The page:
This is the chief thing: Do not be perturbed, for all things are according to the nature of the universal, and in a little time you will be nobody and nowhere, like Hadrian and Augustus. — Meditations, 8.5
And call to recollection both how many things you have passed through, and how many things you have been able to endure, and that the history of your life is now complete and your service is ended. And how many beautiful things you have seen, and how many pleasures and pains you have despised, and how many things called honorable you have spurned, and to how many ill-minded folks you have shown a kind disposition. — Meditations, 5.31
Marcus even tells himself that when he sees living individuals he should call to mind historical figures of whom he’s reminded by them. Moreover, when he sees his own image he must “think of any other Caesar”, i.e., any preceding emperor.
Then let this thought be in your mind, “Where then are those men now?” Nowhere, or nobody knows where. For thereby you will continuously look at human things as smoke and nothing at all, especially if you reflect at the same time that what has once changed will never exist again in the infinite duration of time. — Meditations, 10.31
“Where are they now?” or ubi sunt, as it was known in Latin, became a well-known trope in poetry.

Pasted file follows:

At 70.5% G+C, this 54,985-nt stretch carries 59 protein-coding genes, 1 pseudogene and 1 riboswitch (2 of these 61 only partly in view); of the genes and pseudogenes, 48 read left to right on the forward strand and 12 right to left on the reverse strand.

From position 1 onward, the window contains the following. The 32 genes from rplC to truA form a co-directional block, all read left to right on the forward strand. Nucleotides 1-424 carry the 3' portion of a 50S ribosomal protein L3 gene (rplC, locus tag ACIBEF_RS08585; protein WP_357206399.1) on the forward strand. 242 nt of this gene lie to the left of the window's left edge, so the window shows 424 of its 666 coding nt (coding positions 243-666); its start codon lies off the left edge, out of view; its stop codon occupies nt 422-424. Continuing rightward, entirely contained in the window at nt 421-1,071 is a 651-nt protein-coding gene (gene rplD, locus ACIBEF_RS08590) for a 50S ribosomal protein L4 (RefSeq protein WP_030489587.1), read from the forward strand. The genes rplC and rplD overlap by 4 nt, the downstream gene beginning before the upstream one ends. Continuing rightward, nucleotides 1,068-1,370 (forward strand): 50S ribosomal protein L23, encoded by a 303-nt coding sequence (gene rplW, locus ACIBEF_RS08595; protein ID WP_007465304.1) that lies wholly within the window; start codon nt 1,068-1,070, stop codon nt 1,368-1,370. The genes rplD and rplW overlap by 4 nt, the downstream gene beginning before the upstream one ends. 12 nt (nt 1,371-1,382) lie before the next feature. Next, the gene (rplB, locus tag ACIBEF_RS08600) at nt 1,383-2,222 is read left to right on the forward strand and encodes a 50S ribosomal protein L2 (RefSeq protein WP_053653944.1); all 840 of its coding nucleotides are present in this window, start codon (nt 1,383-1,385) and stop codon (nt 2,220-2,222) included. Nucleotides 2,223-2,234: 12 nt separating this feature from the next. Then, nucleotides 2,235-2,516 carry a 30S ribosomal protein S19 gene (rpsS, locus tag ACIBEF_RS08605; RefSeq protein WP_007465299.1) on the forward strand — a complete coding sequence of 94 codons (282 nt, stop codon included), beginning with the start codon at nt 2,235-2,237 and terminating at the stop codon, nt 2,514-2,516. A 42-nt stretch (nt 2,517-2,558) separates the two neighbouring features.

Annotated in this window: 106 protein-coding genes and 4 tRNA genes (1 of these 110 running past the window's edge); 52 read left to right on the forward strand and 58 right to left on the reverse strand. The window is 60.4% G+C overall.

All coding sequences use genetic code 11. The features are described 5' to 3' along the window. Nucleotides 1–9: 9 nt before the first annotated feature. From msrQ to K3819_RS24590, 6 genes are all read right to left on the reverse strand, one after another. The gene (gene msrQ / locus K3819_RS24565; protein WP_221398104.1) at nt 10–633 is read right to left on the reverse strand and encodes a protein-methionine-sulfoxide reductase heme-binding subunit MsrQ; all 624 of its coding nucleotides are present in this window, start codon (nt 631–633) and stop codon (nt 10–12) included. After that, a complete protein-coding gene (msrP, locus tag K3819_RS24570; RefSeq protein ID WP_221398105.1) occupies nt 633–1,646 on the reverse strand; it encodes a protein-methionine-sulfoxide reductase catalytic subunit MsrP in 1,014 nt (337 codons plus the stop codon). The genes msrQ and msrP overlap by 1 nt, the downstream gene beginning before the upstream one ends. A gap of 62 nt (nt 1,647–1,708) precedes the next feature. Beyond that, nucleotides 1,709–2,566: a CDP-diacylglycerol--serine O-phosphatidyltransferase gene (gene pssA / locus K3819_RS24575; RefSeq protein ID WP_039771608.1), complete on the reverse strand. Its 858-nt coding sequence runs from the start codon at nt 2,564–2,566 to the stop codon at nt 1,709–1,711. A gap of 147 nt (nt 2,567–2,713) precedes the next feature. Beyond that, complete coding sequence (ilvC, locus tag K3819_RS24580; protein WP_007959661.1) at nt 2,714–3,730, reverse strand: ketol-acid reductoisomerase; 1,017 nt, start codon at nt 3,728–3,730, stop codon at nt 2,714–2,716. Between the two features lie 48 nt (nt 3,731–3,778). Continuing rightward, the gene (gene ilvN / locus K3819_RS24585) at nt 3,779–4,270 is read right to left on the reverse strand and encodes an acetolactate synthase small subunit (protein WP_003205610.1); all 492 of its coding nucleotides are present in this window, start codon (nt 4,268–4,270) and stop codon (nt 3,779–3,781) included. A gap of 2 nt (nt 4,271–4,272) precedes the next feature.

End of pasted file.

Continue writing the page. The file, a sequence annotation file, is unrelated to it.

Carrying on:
The theme of Marcus’ reflections on history, and his own autobiography, in The Meditations is very clear:
Consider the past — such great changes of political supremacies. You may foresee also the things which will be. For they will certainly be of like form, and it is not possible that they should deviate from the order of the things which take place now. Accordingly to have contemplated human life for forty years is the same as to have contemplated it for ten thousand years. For what more will you see? — Meditations, 7.49
This doesn’t lead Marcus to an attitude of hopelessness, though, but rather to one of non-attachment and perseverance. Those who engage in public life and merely imagine they are acting wisely like philosophers are absurd, he says, maybe because they pay too much heed to other people’s perceptions. Marcus tells himself, by contrast, to do right away what nature and reason require rather than looking around to see if anyone will observe it. However, Rome was not built in a day…
Nor yet expect Plato’s Republic: but be content if the smallest thing goes on well, and consider such an event to be no small matter. For who can change men’s opinions? And without a change of opinions what else is there than the slavery of men who groan while they pretend to obey? Come now and tell me of Alexander the Great and Philippus and Demetrius of Phalerum. They themselves shall judge whether they discovered what the common nature required, and trained themselves accordingly. But if they acted like tragic heroes, no one has condemned me to imitate them. Simple and modest is the work of philosophy. Do not draw me aside to insolence and pride. — Meditations, 9.29
What matters is doing what’s right whether or not you win acclaim for doing so. We should judge our own lives rather than being overly-concerned how history judges us.